The Supreme Court has unanimously dismissed the BTI v Sequana appeal and reviewed the existence, content and engagement of the so-called ‘creditor duty’; being the point at which the interest of creditors is said to intrude upon the decision-making of directors of companies in financial distress.
The increased use of artificial intelligence (AI) is revolutionising the way businesses operate and is having a disruptive impact in sectors that have traditionally been slow to modernise.
The Chancellor’s recent mini-budget provided a significant announcement for business as it was confirmed that the off-payroll working rules (known as “IR35”) put in place for public and private sector businesses from 2017 and 2021 will be scrapped from April 2023.
On 31 August 2022, the Court of Appeal handed down the Judgment in respect of the appeal case of HXA v Surrey County Council and YXA v Wolverhampton City Council .
Deprivation of Liberty Safeguards was due to transition to Liberty Protection Safeguards in October 2020 but delayed due to the pandemic. While the public consultation has now closed and we’re still unclear of what the final legislation and code will look like, it’s worth noting and keeping a watching brief.
In November 2021, The Civil Justice Council’s published its interim report on proposed changes to the current Pre-Action Protocols, which included a mandatory Alternative Dispute Resolution (ADR) gateway. In this article, we look at proposed reforms and consider what this could mean for your case.
The use of social media platforms and applications can have overwhelmingly positive benefits for public bodies. However, regulatory action recently taken by the Information Commissioner, has highlighted various pitfalls that public bodies should seek to avoid if allowing staff to use social media as a communication tool.
Janice Walsh applied for a job with Domino’s Pizza, hoping to secure a role as a Delivery Driver. However things quickly took a turn for the worse during her initial interview, with the very first question that she was asked relating to her age. Ms Walsh was ultimately informed that she had not been successful in her application.
Our immediate future shows a renewed focus on foster care. We’re going to see a new nationwide-drive to recruit foster carers and the implementation of a more robust, and potentially financially-generous system for encouraging friends and family to care for their relatives (both when extended families cannot cope or provide care for any reason).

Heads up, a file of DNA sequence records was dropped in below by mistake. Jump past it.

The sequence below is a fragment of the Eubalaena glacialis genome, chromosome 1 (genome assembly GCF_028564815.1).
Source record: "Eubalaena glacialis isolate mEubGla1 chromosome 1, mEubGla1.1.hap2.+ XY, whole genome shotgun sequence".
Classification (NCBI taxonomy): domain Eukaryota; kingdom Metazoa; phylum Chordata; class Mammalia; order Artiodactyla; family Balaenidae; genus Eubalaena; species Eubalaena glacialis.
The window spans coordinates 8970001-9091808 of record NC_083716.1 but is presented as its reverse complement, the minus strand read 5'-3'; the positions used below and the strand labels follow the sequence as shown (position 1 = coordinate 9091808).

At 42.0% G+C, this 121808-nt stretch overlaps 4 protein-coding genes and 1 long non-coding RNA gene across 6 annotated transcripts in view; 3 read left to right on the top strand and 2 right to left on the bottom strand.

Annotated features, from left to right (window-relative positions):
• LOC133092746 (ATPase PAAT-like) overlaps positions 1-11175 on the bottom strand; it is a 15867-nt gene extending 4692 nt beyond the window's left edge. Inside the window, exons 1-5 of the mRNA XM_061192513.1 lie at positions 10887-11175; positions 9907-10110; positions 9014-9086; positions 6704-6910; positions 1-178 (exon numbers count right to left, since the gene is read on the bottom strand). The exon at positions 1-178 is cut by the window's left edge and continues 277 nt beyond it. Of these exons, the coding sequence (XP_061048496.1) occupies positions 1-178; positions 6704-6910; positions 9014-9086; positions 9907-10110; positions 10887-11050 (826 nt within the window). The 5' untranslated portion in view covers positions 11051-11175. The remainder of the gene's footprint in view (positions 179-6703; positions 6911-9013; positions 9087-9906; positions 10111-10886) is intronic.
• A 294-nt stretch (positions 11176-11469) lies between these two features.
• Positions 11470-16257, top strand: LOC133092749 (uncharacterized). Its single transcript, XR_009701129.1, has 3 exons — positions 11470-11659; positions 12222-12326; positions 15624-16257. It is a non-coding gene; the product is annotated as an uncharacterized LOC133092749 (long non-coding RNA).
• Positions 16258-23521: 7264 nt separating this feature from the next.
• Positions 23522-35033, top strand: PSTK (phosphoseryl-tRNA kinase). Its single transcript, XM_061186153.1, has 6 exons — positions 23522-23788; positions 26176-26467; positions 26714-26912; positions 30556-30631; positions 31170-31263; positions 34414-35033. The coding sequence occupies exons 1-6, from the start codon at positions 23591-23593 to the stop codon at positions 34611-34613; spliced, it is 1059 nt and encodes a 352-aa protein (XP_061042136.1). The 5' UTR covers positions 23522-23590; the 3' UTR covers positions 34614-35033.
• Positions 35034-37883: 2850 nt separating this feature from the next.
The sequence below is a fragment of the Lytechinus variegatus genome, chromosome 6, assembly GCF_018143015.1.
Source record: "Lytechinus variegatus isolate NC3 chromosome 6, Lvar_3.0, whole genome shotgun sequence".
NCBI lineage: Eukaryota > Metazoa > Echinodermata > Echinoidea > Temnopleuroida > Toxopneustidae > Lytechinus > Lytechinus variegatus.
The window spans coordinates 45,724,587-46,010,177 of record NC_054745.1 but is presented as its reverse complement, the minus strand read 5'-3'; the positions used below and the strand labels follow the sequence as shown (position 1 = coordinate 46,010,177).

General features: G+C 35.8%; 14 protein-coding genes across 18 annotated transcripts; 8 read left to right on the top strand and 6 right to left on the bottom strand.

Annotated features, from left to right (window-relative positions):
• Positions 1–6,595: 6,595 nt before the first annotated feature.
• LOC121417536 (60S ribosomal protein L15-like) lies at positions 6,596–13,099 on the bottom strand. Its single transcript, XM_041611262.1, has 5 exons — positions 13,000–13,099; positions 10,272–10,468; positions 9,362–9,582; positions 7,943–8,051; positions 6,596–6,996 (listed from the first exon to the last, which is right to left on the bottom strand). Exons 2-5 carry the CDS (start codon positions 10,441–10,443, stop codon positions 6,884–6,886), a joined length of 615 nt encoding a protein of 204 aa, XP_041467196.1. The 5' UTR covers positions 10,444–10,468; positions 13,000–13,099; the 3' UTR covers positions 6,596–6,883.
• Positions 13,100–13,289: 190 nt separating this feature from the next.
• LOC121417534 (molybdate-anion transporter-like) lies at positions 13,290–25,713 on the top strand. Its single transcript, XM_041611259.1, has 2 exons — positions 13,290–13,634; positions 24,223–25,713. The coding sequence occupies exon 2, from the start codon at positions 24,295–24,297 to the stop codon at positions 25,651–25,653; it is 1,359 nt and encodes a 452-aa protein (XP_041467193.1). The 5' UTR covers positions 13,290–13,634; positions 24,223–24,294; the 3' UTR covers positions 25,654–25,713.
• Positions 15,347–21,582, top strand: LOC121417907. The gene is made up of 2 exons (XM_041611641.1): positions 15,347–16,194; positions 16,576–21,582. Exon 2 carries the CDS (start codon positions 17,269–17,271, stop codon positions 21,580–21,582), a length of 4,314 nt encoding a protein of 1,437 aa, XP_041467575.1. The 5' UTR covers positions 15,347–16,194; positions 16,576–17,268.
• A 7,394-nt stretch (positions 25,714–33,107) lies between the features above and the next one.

The Court of Appeal has dismissed two cases regarding rent arrears accrued during the Covid lockdowns. The cases are London Trocadero (2015) LLP v Picturehouse Cinemas Ltd and Bank of New York Mellon (International) Ltd v Cine-UK Ltd.
In the recent case of Dwyer (UK Franchising) Limited v Fredbar Limited and ano’r  EWCA Civ 889, the Court of Appeal considered the reasonableness of restrictive covenants in a franchise agreement.
In this month’s decision of CJ & Ors v Chief Constable of Wiltshire Police the court was given the task of considering whether a sexual abuse action, brought under the Human Rights Act 1998 should be allowed to proceed to trial where the claim had been brought outside the one-year period prescribed by the Act.
This summer saw the publication of a report describing itself as a ‘once in a generation’ opportunity to reset children social care. Based on the current trajectory, the report concluded that 100,000 children would be held in care in the next decade.
As has been widely reported this week, some 3,000 UK workers are taking part in a six month trial to assess the viability of a four-day working week without any reduction in their normal pay.
The independent review of children’s social care published its report yesterday. The report recognises that a conventional response of ‘top down’ rules is not likely to be fruitful, but it also identifies that many local systems do not have the robustness or resource to take on the full burden of reform.
Residents of care homes are particularly vulnerable members of our society, with higher risks of incidents and fatal injuries, which unfortunately can be as a result of suffering ill-treatment. Courts can be faced with the difficult task of determining whether the treatment amounts to a breach of the individual’s rights.
Whilst Schools and Academies exist to educate and inspire young people, their primary obligation is their protection. Keeping Children Safe in Education (“KCSIE”) is at the heart of everything that educational institutions do and impacts on every decision, however big or small.
From 6 April 2022, right to work checks on all migrant or settled prospective employees must be online and checks on British or Irish nationals will be manual (free) or digital (charged for).
The Employment Appeal Tribunal (EAT) decision in the case of Warburton v The Chief Constable.
This webinar looks at the three key themes in the decision, and is aimed at sports & social clubs (including safeguarding officers).